No, not that sort of cookie
The new EU law on website cookies came into force on 26 May. But there's been little clear guidance of what's expected of website owners or what the penalties might be if you don't comply.
For business owners who might not even know what a cookie is, expecting them to interpret this new law seems a little much! It's frustrating, so we've tried to make some sense of what you need to do to comply with the law.
What is a cookie, anyway?
A cookie is a small piece of information that a website can place on your computer when you visit it. Cookies are used for all kinds of things - most commonly, for web analytics, to track what people do when they're on a website.
However, they can also be used by sites to remember what was in your shopping basket last time you visited, or to show you particular adverts or content depending on what you've looked at before.
The principal behind the new cookie law is that people have a right to know and decide what's downloaded to their computers. When they first visit a website, they should see an explanation of the cookies that site uses and be able to choose which should be used.
And that's where it gets tricky. Many website owners don't know what cookies their sites use themselves. There will be cookies used to smooth the browsing experience, cookies that collect information on user habits, and increasingly, third party cookies used by services like Google Analytics.
Audit your cookies
This confusion means the best way to start is to audit your website, so you know what's there. There's some good advice about doing a cookie audit here, and a free tool that can help too (although you'll need to be using Google Chrome as your web browser).
Decide which cookies you actually need
Once you have a list of all the cookies your website uses, decide which you actually need, and think about which ones your visitors are likely to accept.
For instance, do you need cookies for web analytics (yes, probably – without them you'll struggle to learn more about the people who visit your site), or for social bookmarking services?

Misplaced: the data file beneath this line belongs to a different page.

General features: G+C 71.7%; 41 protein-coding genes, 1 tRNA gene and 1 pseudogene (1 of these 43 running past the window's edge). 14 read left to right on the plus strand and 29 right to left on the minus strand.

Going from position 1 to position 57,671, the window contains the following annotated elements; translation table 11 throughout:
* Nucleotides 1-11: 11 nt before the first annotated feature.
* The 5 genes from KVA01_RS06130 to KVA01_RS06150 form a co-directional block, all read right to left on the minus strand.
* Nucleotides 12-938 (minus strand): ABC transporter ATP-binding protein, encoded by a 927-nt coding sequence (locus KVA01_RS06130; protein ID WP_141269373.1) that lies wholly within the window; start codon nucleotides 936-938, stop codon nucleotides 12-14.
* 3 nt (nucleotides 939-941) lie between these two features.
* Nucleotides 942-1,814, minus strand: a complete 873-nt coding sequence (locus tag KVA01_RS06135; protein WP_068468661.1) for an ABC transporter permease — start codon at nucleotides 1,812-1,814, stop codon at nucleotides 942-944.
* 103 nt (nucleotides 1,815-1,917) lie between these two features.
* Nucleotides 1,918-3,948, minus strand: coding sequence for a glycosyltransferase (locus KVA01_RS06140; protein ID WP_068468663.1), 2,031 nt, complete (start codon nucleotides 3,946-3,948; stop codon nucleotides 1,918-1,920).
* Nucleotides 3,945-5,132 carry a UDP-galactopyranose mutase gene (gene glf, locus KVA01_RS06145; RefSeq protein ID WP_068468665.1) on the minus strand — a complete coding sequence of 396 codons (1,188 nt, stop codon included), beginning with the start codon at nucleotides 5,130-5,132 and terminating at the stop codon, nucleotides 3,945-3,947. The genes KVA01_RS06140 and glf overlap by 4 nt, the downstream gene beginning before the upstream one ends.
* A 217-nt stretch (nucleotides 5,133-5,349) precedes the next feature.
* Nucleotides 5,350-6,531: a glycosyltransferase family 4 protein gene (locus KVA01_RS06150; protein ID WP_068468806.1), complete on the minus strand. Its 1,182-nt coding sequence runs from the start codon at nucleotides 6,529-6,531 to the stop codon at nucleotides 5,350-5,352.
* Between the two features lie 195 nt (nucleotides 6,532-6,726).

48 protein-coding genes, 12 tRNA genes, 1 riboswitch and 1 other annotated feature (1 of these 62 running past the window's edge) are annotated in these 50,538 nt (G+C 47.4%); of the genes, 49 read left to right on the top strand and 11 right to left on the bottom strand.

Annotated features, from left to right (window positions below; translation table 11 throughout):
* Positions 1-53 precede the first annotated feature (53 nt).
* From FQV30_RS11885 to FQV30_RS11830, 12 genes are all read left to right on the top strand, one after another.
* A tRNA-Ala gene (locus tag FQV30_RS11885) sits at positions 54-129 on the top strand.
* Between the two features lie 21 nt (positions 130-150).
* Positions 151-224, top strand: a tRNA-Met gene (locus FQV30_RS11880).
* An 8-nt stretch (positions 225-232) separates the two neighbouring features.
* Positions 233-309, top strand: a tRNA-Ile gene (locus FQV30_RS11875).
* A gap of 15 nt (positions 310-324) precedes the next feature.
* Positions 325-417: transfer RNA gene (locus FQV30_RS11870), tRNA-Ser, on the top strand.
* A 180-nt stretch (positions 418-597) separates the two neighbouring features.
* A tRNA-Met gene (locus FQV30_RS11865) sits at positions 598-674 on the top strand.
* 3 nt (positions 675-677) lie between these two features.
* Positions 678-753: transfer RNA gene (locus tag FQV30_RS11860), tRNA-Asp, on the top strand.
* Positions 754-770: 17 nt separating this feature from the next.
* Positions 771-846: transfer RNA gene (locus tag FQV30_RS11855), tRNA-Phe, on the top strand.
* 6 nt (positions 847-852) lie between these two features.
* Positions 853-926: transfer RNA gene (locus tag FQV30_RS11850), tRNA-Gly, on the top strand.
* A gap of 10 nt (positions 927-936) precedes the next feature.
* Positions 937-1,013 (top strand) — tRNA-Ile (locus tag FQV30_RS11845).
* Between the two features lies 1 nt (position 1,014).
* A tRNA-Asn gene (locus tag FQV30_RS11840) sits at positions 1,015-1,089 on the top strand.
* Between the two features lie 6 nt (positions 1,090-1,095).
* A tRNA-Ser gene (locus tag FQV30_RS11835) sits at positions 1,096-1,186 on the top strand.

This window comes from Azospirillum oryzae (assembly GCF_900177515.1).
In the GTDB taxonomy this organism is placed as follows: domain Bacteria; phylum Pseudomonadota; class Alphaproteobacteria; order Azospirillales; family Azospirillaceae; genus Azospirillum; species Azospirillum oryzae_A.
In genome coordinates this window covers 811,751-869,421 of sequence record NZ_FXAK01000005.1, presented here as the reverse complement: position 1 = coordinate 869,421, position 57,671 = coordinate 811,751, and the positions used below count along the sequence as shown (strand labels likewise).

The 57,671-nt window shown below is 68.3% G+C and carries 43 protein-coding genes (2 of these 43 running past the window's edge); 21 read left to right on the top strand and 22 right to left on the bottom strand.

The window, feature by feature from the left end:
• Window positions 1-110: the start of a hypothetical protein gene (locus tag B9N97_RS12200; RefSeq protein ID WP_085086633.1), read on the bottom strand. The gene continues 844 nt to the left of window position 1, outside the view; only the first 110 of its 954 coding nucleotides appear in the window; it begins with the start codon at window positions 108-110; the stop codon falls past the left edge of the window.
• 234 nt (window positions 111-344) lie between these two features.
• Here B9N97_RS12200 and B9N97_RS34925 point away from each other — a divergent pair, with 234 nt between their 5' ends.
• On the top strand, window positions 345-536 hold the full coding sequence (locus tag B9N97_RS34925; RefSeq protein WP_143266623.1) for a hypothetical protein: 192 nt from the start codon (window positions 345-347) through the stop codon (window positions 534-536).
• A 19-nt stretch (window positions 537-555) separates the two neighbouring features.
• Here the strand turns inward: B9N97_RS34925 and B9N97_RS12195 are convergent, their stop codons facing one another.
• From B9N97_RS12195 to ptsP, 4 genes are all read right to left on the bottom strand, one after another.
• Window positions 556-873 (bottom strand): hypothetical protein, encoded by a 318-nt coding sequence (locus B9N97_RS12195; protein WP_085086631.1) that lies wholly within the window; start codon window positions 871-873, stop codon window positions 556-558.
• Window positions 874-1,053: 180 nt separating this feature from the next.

Then you need to work on telling visitors about the cookies you decide to keep. How do you explain each in a way that encourages people to accept them? In my experience, people can be understanding when they realise the benefits cookies bring them. So, with careful wording, you can make sure most are accepted.
You should list each cookie and link to information about it to have a greater chance of it being accepted. There's a good example at the top of the Information Commisioner's website:
The message is followed by a simple check box which users can tick (or not). If they tick it, the site can activate all the non-essential, but useful cookies.
A big change
There's no denying this is a big change. Some web designers have serious concerns about its impact.
For now, we can just advise you to manage these issues as well as possible, with the aim of making it easy for visitors to understand what your cookies are and why they are important. As more websites start to make these changes, people will become savvier – as individuals, we'll discover our own cookie comfort levels and work from there.
Finally, don't panic. There's a year-long grace period for websites to get things in order. But what happens after that – in terms of penalties – is unknown. So our advice is to do the work now, while you have time to think it through, and before you are forced into doing it.